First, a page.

Home Previous Random Next Search
meaning: "Pliocene ape/More ape"
Named By: Paul Gervais in 1849
Time Period: Miocene
Location: Across Europe
Size: Around 1 to 1.2 meters tall
Diet: Herbivore
Fossil(s): Many specimens but usually of fragmentary remains
Classification: | Chordata | Mammaila | Primates | Simiiformes | Catarrhini | Pliopithecoidea | Pliopithecidae | Pliopithecinae |

Pliopithecus is a genus of extinct primates of the Miocene. It was discovered in 1837 by Edouard Lartet (1801-1871) in France, with fossils subsequently discovered in Switzerland, Slovakia and Spain.

Pliopithecus' had a similar size and form to modern gibbons, to which it may be related, although it is probably not a direct ancestor. It had long limbs, hands, and feet, and may have been able to brachiate, swinging between trees using its arms. Unlike gibbons, it had a short tail, and only partial stereoscopic vision.#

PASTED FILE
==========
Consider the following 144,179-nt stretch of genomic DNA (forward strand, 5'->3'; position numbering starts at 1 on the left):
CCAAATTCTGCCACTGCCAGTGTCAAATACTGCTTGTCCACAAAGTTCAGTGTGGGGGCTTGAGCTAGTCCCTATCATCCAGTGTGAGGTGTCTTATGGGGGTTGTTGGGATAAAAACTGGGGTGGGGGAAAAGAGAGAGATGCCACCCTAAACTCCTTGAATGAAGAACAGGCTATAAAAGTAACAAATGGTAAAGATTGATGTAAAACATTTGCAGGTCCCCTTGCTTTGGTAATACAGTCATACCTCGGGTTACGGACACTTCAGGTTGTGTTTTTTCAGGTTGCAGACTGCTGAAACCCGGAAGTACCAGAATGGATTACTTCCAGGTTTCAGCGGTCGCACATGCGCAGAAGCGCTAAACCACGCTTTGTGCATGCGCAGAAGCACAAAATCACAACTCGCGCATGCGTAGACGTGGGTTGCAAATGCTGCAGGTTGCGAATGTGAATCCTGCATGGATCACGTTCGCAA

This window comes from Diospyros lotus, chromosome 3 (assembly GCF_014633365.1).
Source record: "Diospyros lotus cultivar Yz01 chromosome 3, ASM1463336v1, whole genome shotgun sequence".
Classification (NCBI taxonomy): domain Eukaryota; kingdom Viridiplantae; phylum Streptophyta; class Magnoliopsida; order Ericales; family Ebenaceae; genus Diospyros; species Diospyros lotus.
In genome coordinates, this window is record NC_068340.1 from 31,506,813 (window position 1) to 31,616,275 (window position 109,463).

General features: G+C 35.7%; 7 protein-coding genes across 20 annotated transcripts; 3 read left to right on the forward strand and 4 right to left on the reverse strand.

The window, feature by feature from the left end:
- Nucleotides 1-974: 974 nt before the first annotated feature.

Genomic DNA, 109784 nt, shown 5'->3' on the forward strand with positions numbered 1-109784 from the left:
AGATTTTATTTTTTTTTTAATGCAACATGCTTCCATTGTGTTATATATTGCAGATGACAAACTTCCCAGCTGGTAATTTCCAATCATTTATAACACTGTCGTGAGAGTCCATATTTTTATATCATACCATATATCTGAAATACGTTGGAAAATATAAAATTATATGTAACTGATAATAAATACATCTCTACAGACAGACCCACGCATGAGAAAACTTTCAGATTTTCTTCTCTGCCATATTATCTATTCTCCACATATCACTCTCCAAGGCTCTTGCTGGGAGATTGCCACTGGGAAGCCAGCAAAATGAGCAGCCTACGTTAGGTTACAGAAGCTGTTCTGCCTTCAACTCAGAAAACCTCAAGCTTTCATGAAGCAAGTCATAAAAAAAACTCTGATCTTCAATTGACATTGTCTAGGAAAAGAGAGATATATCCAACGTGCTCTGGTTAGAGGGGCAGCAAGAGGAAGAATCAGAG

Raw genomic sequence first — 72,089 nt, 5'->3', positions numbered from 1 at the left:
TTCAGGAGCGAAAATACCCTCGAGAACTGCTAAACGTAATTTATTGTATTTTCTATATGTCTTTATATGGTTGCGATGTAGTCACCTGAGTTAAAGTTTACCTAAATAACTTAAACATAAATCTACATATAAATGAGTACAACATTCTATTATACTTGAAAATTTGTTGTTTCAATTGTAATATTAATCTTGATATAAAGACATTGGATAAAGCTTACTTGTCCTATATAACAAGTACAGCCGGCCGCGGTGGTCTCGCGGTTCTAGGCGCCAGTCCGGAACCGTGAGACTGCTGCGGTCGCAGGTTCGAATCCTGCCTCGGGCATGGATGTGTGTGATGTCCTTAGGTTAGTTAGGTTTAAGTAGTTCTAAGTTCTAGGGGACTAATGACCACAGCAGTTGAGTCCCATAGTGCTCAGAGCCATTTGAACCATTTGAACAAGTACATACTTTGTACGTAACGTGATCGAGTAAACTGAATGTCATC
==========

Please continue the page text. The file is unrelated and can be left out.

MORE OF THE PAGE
They appear to have originated in Asia and extended their range into Europe between 17 and 13 million years ago.

Begun and Harrison list the following species within the genus - Pliopithecus antiquus, Pliopithecus bii, Pliopithecus canmatensis, Pliopithecus platyodon, Pliopithecus vindobonensis, and Pliopithecus zhanxiangi. Pliopithecus antiquus has been referred to previously as Pliopithecus piveteaui.

vindobonensis is sometimes considered to be a separate genus, Epipliopithecus.

Anapithecus is a close relative and was initially considered a subgenus of Pliopithecus.

Read more about Pliopithecus at Wikipedia
PaleoCodex is a weekend hack by Saurav Mohapatra